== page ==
Meet the young yoga champ of our city
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Meet the young yoga champ of our city

April 11, 2017

Just four years into learning yoga, this young girl has reached the highest level of winning medals not just in the National-level but in the International-level as well. Meet, city’s young yoga champ Kushi Hemachandra, a 9th student of St. Joseph’s Central School, Vijayanagar. Kushi is not only adept in various asanas but has also won accolades in artistic and rhythmic yoga. Having won a bronze medal in the First International Yoga Invitation Tournament held at Shanghai in China during 2014, Kushi has won gold in Solo artistic yogasana and pair rhythmic yogasana and silver in yogasana and pair artistic yogasana at the 6th Asian Yoga Championship held at Vietnam last year.

She is a recipient of many awards including the Karnataka Kalashree by Bal Bhavan Society, Government of Karnataka and Yoga Praveene by South India Yoga Federation, Bengaluru, among other honours. Daughter of S. Hemachandra, an RBI employee and H. Kumuda, a home-maker, residing in Hebbal, Kushi was one of the chief guests at the inaugural function of Chinnara Mela last evening. Star of Mysore caught up with this young talent for a brief chat. Excerpts…

YOGA For a Fit body and mind: Kushi Hemachandra

By S.N. Venkatnag Sobers

Star of Mysore (SOM): Since how long are you practising yoga and what inspired you to take up yoga?

Kushi: I have been practising yoga for the past four years. I took up yoga at RBI where a yoga teacher by name Geetha Kumar taught me this ancient art. The reason why I took up yoga is because I had wheezing problems and in an effort to come out of it, I took to yoga. On assessing my talent she said that I had a bright future if I continued to pursue yoga and that is how I was able to master various asanas. Later, she introduced me to her Guru P.N. Ganesh Kumar and since then I have been practising under him.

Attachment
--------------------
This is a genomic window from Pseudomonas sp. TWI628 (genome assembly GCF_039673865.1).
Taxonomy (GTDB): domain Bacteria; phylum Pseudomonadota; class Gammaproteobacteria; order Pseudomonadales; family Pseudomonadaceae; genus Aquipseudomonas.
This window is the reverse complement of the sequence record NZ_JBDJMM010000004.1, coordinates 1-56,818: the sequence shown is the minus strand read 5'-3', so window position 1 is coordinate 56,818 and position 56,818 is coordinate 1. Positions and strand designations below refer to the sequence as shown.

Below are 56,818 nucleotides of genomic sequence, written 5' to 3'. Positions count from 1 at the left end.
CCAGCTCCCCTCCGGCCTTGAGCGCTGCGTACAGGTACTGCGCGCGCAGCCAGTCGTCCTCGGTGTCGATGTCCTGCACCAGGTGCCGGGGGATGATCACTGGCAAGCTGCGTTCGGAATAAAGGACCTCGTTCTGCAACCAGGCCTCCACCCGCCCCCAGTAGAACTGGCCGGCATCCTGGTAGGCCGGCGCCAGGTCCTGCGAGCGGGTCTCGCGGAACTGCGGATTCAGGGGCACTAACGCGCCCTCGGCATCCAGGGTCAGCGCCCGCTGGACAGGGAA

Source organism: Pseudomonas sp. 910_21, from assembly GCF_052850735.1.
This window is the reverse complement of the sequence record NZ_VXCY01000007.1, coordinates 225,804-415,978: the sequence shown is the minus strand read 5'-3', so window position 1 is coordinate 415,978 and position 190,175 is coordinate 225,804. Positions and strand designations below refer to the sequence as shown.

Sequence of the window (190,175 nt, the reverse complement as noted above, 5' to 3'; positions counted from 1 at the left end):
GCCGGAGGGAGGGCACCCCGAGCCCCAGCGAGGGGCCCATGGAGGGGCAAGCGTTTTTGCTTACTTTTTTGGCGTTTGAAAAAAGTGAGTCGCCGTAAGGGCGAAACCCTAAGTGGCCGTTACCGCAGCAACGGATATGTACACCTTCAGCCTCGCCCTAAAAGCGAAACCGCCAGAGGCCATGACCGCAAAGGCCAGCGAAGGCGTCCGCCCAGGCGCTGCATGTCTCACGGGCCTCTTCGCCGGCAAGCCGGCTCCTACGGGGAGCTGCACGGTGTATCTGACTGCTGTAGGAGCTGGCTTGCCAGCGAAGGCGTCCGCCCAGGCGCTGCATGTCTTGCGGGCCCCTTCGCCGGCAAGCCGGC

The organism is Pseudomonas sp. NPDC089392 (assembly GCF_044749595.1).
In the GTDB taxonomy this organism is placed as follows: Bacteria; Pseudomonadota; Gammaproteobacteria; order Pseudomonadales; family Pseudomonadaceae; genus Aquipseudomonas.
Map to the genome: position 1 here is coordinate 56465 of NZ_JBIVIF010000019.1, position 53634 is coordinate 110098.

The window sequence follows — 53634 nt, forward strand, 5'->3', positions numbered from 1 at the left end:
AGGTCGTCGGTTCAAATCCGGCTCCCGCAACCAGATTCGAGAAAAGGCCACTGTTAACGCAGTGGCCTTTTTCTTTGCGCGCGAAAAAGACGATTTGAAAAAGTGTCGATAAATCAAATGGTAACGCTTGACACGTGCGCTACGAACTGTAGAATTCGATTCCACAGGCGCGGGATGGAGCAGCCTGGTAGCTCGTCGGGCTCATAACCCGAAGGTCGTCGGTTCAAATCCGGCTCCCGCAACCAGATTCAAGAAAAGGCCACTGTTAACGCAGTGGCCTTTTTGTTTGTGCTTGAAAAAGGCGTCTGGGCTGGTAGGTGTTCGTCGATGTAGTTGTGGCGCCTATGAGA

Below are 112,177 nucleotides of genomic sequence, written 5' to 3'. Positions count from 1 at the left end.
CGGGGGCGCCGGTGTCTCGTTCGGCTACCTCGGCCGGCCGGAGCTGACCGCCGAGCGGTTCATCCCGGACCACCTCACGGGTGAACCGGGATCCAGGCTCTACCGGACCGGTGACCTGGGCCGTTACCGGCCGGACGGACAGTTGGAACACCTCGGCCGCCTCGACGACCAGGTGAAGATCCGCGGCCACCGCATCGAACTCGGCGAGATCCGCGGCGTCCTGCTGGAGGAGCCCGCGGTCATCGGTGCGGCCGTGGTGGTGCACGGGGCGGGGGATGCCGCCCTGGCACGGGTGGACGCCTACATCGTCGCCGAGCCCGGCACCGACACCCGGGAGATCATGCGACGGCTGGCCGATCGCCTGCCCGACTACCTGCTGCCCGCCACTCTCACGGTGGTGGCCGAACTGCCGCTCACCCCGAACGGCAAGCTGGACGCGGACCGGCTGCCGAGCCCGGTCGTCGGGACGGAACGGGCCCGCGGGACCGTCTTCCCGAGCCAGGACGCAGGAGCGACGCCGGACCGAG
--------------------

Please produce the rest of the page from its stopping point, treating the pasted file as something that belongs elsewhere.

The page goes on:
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SOM: How could you master yoga in such a short time?

Kushi: It is difficult for a starter to perform yogasanas. Initially, we are asked to perform Kapalabathi and some warm-up exercises. We slowly start doing the Suryanamaskara and Gurunamaskara after which we are taught basic asanas before heading towards advanced asanas. It also depends on one’s ability to get faster into advanced asanas. If the body is flexible, people can start practising the advanced yoga. But importance must be given to basic asanas.

SOM:  Having participated in various international yoga competitions, how do you rate the quality of yoga in India?

Kushi: Yoga has its origin in India. Wherever I have visited it is the Indians who perform the maximum. But when I see foreigners performing at international competitions ours is far better.

Kushi with her parents S. Hemachandra and H. Kumuda and younger sister H. Shresta.

SOM: For how many hours do you practise every day?

Kushi: Every day I practise for three hours from 6 pm to 9 pm. It is ideal to practise yoga either early mornings or late evenings. I have chosen the late evening session as I have to attend to school in the morning.  Every day, I practise yoga  and when the competitions are nearing practise sessions on artistic and rhythmic yoga are done.

SOM: Do you also follow strict diet like other sports persons?

Kushi: Yes. We also follow certain diet. Most of us do not consume rice as we prefer to have more of chapathis with protein rich food like milk, egg, vegetables and vitamins as well. We keep away from fried and oil rich food.

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SOM: You have been travelling a lot to participate in yoga competitions at various countries. How do you manage to keep up with your studies?

Kushi: I have been lucky enough to be studying in one of the best schools in our city. Teachers have been supporting me a lot to keep up with my studies. I usually study during my free time on weekends. My parents have also been helping me in my studies as well as in yoga.

Kushi performing Ekapada Kakamukth Hasthalikarasana.

SOM: What do you aim to become?

Kushi: There is a lot more to achieve.  Apart from that I want to become a yoga teacher and teach yoga to lakhs  of people in India and even  in foreign countries.


Mysuru’s favorite and largest circulated English evening daily has kept the citizens of Mysuru informed and entertained since 1978. Over the past 45 years, Star of Mysore has been the newspaper that Mysureans reach for every evening to know about the happenings in Mysuru city. The newspaper has feature rich articles and dedicated pages targeted at readers across the demographic spectrum of Mysuru city. With a readership of over 2,50,000 Star of Mysore has been the best connection between it’s readers and their leaders; between advertisers and customers; between Mysuru and Mysureans.


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